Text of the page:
2010, the AK party had to claim it as its own

since its citizens were killed. So state follows

civil society and popular mobilization and

afterwards and neoliberal

Islam. And there's a lot to discuss there

but I'm running out of time. So I'm

almost at 45 minutes. So I'll just wrap

up with this slide. So then what does studying charity

teach us about organizational

dynamics? I tried to highlight some of this through

the differences I have discussed between

what I call the Loyalty Association in

Egypt and the Generosity Fund in Egypt

as well as a party

association. And through the example of IHH,

I want to further emphasize uh

what we what we see is neither isomorphism

as world society's scholars would claim, nor

an Islamic uniqueness. I mean, of course

like, we have to understand Islam to understand

any of this. Like, I mean we have to read

our uh Kochuyt and we have to

read our Michael Bonner and we have to

read our Hadith and Quran to understand any of this,

but the Quran on its own, or the Hadith

are not dictating the terms here.

Okay, so they are getting blended

very creatively and depending on each

context. So it's different in the 90s,

different in the 2000s, different

in the 2010s. All of these islamic

terms ideas are getting reinterpreted

in creative but not completely arbitrary ways

by neoliberal actors by redistributive actors

and then by actors such as the IHH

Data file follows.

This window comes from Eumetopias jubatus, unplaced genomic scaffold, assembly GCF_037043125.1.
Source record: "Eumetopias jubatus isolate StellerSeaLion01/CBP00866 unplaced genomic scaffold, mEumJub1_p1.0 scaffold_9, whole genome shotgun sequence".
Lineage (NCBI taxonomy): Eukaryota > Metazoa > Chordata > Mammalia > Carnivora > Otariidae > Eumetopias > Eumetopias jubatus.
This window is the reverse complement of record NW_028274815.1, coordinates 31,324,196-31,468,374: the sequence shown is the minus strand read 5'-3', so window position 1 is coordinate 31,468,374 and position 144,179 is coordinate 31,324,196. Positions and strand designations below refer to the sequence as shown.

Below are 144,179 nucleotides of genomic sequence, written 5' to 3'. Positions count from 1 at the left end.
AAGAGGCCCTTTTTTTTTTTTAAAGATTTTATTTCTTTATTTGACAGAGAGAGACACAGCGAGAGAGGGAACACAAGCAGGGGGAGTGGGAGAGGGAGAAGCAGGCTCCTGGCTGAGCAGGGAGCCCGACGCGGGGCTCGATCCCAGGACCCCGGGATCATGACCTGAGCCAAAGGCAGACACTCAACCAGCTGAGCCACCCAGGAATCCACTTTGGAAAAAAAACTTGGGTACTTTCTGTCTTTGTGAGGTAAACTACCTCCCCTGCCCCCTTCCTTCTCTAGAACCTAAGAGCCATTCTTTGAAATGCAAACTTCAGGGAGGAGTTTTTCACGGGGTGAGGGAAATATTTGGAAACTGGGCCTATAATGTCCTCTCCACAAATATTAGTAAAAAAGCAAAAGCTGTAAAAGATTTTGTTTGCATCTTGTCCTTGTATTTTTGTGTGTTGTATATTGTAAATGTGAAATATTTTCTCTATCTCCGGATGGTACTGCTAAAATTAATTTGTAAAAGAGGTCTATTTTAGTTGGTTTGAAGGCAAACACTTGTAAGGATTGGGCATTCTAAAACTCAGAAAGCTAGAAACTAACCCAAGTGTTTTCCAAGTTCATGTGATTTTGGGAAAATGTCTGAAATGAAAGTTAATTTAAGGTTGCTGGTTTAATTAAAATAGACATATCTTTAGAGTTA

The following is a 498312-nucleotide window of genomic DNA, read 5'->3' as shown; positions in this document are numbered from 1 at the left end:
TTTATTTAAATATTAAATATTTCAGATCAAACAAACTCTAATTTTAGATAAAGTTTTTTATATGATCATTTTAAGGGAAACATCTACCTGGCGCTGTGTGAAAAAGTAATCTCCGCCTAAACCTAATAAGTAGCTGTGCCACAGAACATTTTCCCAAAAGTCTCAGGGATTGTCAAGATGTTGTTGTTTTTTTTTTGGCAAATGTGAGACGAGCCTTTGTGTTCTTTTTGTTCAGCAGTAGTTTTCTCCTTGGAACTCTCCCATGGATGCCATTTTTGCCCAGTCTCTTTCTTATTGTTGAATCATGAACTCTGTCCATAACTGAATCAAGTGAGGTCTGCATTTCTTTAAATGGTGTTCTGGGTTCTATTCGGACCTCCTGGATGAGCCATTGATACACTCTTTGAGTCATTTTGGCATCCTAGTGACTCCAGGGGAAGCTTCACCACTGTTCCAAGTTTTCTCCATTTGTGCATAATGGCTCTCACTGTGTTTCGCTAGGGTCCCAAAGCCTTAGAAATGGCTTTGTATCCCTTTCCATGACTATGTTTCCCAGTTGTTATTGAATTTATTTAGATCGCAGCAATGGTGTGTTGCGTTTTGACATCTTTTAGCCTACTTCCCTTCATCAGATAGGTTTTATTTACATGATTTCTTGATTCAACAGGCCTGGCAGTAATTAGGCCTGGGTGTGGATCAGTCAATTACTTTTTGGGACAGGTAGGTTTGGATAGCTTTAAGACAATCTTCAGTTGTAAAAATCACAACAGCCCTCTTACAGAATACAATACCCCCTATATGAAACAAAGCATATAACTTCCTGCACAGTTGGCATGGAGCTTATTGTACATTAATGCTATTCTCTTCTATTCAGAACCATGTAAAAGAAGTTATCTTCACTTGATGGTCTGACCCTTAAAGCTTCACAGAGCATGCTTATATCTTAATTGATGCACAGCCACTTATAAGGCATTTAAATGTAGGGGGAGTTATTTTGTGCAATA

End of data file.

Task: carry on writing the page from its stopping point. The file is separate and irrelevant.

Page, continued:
who combine neoliberalism with radical leftist

ideas. And uh, so we need to uh, I don't have a lot of

time here now for a deep theoretical discussion but

what I am arguing is that all of these different

creative interpretations of Islam and

neoliberalism and Marxism emerge out of a

field dynamic so that these associations

differentiating themselves from each

other but also within the context

of a broader hegemonic structure

in each nation-state context.

And I will stop there uh and uh thank you

for listening. So uh I'd like to thank

you again, Professor Tuğal uh and on behalf of the

Center for Near Eastern Studies

here at UCLA. Uh thank you very much.

Thank you for the great questions.

Uh for those who are interested in more

talks like this, if you

you know ended up here serendipitously,

uh you can check out our website and sign up for

uh listservs on more talks.

Professor Behdad, do you have anything else to

add? Thank you, no I just wanted to thank

both uh Professor Tuğal and you Kevan

for such a wonderful and stimulating

event. I learned a lot myself. I actually was

more curious to hear about Iran, but on

another occasion, we will have a conversation.

Thank you so much and thank you all for

joining us this afternoon.